Ethiopia’s first female president to inspire women globally

“The future is female” at Women’s march in Denver, Co. by Shannon Tyler

By Shannon Tyler

29 January 2019

On October 25, Ethiopia appointed Sahle-Work Zewde as their first female president. Although the presidential position in Ethiopia is more ceremonial, Zewde is expected to go far with this role especially with the lack of women’s equal rights Ethiopia has shown in the past. With this great stride and many others, the Ethiopian government is helping women across the entirety of Africa and the world.

Ethiopia has been lacking with women’s rights in the past, but the government has made many changes within itself that will likely result in the progression of gender equality in the country. Ethiopia is making great strides with human rights and progression with their first female president. Zewde was appointed to the presidency by prime minister of Ethiopia, Abiy Ahmed. This change in the government is a step in the direction of better human rights for Ethiopia, who ranks 173 on the Human Development Index in gender inequality. This appointment, among many others, enacted by Abiy could mean the start of a bright future for the females of Africa.

An article by The Borgen Project, a project created to help bring awareness to the global issue of girls education, stated facts known about the gender inequality in Ethiopia. These facts came from multiple studies and reports done by the United Nations, The Girl Effect, and other groups. They found that only 17 percent of females are literate compared to 42 percent of men are literate. This is the result of the inequality of education when it comes to boys and girls. In Ethiopia, for every one hundred boys, there are only seventy-seven girls in secondary school.

Education, along with many other gender-related issues, are the focus of president Sahle-Work. She stated that, “If you thought I spoke a lot about women already, know that I am just getting started.”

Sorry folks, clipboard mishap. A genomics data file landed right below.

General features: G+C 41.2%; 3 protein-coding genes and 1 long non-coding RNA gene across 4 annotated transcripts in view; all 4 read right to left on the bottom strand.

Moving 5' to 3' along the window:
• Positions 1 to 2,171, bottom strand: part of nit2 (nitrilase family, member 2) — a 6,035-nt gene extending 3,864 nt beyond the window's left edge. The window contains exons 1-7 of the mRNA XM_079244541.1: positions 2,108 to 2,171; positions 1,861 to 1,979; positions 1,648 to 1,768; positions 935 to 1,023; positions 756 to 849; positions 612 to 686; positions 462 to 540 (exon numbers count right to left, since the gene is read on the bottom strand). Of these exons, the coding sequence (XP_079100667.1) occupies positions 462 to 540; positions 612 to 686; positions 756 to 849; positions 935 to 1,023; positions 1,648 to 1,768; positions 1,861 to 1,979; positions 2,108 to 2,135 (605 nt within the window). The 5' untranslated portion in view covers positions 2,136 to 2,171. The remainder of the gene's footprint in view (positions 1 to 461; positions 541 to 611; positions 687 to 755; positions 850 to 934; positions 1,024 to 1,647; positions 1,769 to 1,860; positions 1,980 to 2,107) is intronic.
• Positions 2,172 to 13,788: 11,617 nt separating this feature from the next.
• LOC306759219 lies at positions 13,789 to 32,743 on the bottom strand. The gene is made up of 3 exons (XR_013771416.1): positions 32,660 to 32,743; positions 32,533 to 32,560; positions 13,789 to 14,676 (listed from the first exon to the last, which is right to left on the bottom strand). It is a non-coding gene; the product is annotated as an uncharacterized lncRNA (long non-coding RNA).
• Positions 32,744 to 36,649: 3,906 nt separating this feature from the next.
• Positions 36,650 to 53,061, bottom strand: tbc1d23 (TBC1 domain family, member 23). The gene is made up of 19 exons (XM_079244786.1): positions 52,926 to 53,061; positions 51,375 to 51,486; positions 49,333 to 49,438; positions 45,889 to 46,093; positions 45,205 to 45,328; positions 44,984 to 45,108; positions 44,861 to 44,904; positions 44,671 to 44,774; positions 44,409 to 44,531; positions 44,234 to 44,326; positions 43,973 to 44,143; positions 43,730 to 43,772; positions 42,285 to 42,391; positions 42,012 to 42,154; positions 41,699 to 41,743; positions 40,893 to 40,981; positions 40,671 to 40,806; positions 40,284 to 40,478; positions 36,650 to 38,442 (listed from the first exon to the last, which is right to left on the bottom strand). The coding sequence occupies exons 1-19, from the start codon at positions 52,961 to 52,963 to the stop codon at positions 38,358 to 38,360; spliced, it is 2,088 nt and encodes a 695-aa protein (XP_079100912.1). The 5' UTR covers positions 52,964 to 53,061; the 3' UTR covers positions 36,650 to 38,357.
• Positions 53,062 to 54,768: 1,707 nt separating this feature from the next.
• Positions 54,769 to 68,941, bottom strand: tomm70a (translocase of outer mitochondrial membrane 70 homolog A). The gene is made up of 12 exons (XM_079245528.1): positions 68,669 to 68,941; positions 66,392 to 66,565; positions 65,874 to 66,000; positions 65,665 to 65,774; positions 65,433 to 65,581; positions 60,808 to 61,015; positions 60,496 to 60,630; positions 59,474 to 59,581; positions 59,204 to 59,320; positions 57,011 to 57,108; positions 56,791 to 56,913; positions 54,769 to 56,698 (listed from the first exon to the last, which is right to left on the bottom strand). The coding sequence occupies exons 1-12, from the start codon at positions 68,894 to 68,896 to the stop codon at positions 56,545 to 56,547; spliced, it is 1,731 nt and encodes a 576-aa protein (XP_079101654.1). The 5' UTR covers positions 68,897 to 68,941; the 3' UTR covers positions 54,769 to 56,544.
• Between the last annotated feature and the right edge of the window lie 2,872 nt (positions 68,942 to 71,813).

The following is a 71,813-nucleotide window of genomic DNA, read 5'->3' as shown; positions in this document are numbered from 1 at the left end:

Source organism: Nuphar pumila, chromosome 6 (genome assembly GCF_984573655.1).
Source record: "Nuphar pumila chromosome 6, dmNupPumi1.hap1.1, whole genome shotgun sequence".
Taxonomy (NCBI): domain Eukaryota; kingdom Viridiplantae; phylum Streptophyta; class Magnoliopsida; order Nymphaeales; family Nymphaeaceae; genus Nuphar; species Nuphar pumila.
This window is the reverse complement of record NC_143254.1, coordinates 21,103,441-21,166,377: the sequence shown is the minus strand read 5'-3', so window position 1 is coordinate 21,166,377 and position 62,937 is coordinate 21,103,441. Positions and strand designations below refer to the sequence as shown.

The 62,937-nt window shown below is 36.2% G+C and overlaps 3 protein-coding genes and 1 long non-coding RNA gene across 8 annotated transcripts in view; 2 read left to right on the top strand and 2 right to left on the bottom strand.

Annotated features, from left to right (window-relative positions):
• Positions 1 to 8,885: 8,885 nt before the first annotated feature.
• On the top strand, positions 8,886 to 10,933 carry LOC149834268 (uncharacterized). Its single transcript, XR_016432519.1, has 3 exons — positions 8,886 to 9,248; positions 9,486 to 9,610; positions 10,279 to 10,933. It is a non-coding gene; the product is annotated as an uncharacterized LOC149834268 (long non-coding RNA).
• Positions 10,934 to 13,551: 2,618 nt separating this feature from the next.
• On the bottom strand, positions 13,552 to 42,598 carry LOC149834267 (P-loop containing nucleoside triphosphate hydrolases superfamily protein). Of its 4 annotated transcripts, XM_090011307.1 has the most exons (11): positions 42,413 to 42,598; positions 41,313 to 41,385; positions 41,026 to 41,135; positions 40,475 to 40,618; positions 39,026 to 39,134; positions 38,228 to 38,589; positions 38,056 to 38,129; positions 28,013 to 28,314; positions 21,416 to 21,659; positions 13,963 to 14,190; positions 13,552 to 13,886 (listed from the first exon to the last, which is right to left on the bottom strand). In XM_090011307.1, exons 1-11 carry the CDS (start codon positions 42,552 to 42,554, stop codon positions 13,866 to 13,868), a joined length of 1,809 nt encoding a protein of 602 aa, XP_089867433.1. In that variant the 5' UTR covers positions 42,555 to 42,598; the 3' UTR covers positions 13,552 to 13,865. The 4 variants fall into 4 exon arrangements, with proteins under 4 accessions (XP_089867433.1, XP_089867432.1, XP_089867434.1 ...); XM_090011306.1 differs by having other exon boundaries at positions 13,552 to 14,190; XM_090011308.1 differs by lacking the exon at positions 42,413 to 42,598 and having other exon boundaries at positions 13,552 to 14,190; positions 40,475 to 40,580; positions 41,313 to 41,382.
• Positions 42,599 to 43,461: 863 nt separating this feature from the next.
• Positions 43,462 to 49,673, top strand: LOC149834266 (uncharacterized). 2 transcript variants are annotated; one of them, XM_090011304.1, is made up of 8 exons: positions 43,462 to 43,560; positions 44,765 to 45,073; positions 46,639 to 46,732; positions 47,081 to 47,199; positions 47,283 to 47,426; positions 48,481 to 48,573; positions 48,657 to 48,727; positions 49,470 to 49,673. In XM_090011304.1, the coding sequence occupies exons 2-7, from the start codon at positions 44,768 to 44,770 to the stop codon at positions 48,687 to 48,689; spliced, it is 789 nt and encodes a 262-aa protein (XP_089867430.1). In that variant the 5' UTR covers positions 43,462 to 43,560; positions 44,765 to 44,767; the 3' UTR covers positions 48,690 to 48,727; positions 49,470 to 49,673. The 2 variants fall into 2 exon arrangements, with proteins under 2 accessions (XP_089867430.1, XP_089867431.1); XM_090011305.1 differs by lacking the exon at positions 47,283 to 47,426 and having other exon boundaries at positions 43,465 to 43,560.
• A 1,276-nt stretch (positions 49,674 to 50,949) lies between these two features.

Zewde has great plans for her years to come as president. Although the position is seen as more ceremonial, many believe that their first female president will take the position to greater heights than ever seen before. No matter the power of the position, what is important to many is what a first female president will mean to the people and the to other countries. This is an important message to girls across Africa— that women can hold leading positions. This message emphasizes the respect of women in a society that rejects women; as well as, creating great female leaders for the young girls of Africa to look up to.

If a first female president isn’t enough influence for the women of Africa, then appointing women to half of the government’s cabinet will. Abiy, in just his first year as prime minister, has created an influential government in the country of Ethiopia by appointing women to half of the cabinet spots in the government.

This message has been heard in many places as it did in the capital of Ethiopia, Addis Ababa; but, in rural parts of Africa and around the world, the message has not been reached. There are still major problems with teen marriage and access to secondary schooling. These issues prevent women from being seen as leaders, let alone equal. With their years in the government, these are the issues hoped to be solved by the men and women in the Ethiopian government.

With the drastic changes that have taken place in the Ethiopian government, we hope to see great changes with the treatment and progression of women and their rights in the country. Ethiopia is just the start and with their leading example there are hopes for more countries to follow in their footsteps.

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